The prosthetic implant used in hip replacement procedures is composed of three parts. These include the acetabular cup that acts as the socket; the femoral head or “ball” component that sits inside this socket; and the articular interface that lies between these components cushioning them to allow ease of movement as the structures interact with each other.
The acetabular cup
The acetabular cup is the structure that is placed inside the acetabulum or hip socket. The cup is cemmented to the bone surface after cartilage and bone are removed from the acetabulum.
The cup may be singular or modular. One-piece cups are made of either polyethylene or metal, with the polyethylene form held in place via cement and the metal form via a metal coating on the outside of the cup.
Modular cups are made up of a metal shell and a polyethylene liner. The shell has a porous coating on the outside and a locking mechanism on the inside which is designed to hold the liner. The porous coating may be made up of sintered beads or a foam metal design that mimics the actual trabeculae of cancellous bone (spongy appearing bone). As bone grows into the porous coating, the structure becomes more fixed in place. Screws are used to further secure the cup to the bone. Polyethylene liners placed inside the shell are held in place via a rim locking mechanism, while ceramic and metal ones are attached with a Morse taper.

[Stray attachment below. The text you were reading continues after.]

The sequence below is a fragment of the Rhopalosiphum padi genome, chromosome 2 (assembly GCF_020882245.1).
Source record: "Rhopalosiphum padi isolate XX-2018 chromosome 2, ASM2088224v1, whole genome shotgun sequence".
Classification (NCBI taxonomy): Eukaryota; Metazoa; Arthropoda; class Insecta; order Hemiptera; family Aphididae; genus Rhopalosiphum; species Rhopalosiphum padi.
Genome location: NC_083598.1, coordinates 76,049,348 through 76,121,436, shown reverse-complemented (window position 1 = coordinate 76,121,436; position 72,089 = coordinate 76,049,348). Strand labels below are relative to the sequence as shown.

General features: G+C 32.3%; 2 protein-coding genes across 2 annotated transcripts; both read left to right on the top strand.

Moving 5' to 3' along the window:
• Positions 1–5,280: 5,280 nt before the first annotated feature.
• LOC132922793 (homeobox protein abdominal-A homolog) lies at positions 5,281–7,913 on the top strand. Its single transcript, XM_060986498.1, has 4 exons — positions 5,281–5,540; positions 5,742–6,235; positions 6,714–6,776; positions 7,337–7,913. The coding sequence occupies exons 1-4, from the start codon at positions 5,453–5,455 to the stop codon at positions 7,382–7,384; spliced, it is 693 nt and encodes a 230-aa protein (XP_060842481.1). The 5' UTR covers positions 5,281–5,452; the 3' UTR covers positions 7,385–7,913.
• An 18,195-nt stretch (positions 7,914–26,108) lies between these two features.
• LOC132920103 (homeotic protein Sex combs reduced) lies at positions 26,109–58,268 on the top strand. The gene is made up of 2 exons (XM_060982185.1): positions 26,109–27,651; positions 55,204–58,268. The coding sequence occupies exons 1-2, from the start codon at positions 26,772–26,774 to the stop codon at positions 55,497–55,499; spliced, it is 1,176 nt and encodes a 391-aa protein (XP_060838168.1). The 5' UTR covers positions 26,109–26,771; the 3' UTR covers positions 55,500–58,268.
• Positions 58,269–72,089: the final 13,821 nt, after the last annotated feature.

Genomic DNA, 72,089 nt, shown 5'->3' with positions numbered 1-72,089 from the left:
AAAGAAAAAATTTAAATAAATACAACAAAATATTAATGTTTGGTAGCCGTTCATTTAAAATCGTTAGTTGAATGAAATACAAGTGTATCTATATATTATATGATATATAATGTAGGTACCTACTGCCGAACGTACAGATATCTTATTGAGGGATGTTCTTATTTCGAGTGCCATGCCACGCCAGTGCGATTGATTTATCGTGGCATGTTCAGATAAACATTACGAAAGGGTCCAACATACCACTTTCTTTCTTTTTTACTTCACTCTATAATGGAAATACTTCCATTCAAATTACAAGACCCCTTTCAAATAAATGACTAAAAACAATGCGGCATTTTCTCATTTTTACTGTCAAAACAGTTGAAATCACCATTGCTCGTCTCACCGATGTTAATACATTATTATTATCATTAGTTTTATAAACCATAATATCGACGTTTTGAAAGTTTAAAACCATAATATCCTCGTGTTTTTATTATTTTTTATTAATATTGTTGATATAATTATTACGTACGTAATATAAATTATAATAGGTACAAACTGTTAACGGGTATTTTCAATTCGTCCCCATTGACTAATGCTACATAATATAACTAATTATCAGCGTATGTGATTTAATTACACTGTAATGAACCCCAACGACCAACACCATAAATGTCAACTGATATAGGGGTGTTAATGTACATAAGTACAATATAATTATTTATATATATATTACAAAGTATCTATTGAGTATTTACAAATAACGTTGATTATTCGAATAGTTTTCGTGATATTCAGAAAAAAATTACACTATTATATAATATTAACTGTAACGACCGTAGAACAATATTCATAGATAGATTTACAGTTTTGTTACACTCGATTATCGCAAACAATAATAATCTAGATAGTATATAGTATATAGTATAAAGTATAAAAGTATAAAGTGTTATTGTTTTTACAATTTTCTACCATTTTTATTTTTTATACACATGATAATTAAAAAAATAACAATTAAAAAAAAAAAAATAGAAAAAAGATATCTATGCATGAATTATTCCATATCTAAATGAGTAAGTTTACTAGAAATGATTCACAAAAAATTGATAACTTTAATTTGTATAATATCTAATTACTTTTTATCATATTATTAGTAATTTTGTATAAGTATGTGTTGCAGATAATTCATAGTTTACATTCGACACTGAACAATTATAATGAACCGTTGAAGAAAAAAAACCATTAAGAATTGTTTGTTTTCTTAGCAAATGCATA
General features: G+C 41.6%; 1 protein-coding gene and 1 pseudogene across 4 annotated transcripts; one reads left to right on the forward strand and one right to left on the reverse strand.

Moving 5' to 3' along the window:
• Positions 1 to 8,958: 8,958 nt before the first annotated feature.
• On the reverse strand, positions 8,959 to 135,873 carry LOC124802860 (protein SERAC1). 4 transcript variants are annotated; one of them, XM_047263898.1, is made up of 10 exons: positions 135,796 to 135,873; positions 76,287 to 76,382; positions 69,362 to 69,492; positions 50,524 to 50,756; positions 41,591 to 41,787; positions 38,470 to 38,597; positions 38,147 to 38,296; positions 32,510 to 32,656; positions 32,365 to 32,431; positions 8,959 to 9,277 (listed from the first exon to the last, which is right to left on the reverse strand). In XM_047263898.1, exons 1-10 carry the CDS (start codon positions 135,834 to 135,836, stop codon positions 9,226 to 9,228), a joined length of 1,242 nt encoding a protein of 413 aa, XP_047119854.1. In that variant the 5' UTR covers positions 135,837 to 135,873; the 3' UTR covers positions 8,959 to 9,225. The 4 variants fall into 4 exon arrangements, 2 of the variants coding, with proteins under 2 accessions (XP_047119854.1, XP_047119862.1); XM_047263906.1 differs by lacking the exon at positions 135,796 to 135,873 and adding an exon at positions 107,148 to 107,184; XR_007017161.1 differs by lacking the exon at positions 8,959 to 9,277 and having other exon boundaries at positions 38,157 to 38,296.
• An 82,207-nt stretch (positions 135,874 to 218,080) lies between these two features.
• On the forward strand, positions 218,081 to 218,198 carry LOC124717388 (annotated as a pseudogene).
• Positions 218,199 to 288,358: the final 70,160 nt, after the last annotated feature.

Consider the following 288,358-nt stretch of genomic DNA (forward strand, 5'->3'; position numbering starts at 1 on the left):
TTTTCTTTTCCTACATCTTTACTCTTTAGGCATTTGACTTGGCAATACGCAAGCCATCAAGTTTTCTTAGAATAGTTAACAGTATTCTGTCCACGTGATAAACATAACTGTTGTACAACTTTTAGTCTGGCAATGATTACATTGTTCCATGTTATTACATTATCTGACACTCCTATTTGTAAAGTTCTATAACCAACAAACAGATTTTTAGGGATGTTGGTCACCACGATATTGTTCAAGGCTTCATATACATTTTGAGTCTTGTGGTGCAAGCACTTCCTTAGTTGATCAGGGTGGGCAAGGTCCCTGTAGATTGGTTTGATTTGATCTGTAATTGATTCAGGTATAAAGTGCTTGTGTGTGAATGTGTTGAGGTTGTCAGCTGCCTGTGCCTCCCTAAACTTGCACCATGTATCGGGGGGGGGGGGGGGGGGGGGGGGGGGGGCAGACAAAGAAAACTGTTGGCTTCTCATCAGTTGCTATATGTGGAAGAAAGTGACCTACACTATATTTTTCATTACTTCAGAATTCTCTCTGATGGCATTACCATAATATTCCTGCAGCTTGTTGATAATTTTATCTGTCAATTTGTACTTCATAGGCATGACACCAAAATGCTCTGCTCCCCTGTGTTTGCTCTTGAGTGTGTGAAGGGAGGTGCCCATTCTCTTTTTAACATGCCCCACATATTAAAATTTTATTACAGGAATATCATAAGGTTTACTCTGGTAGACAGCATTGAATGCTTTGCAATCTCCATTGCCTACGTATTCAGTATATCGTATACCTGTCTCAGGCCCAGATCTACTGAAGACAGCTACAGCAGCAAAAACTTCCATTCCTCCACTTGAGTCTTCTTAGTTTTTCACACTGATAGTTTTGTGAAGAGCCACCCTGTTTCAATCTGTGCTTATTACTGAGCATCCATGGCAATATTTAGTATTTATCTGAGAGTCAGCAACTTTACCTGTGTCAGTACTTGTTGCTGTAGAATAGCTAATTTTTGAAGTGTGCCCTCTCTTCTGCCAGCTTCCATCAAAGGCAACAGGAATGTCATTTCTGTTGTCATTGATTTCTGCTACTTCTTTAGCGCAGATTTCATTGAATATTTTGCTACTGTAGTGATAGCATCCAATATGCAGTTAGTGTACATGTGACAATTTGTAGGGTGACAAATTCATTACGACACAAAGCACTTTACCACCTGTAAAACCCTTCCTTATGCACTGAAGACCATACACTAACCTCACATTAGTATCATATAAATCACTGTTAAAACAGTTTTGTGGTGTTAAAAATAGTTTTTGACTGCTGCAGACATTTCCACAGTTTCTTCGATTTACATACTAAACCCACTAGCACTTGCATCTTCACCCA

The femoral head
This is the component that fits into the hip socket. The femur is shaped to receive the femoral stem with a prosthetic femoral head attached, which may be via acrylic bone cement or a special surface coating that stimulates the bone to bond to the implant.
The stems may be made of titanium, cobalt chromium or stainless steel and may be monolithic or modular. The femoral head may be metal or ceramic. Ceramic heads often have a lower coefficient of friction than metal heads and may therefore wear down the liner in the socket more slowly. On the other hand, ceramic implants are more brittle and prone to breakage. These can also be monolithic or modular. For modular prosthetics, the heads come in different sizes and can be attached using Morse taper.
The articular interface
The articular interface lies between the femoral head and the acetabular cup. The properties of the interface can be selected after weighing up the patient’s demand for optimal implant function and the associated risks. The size of the interface is determined by measuring either the outside diameter of the femoral head or the inside diameter of the socket.
Reviewed by Sally Robertson, BSc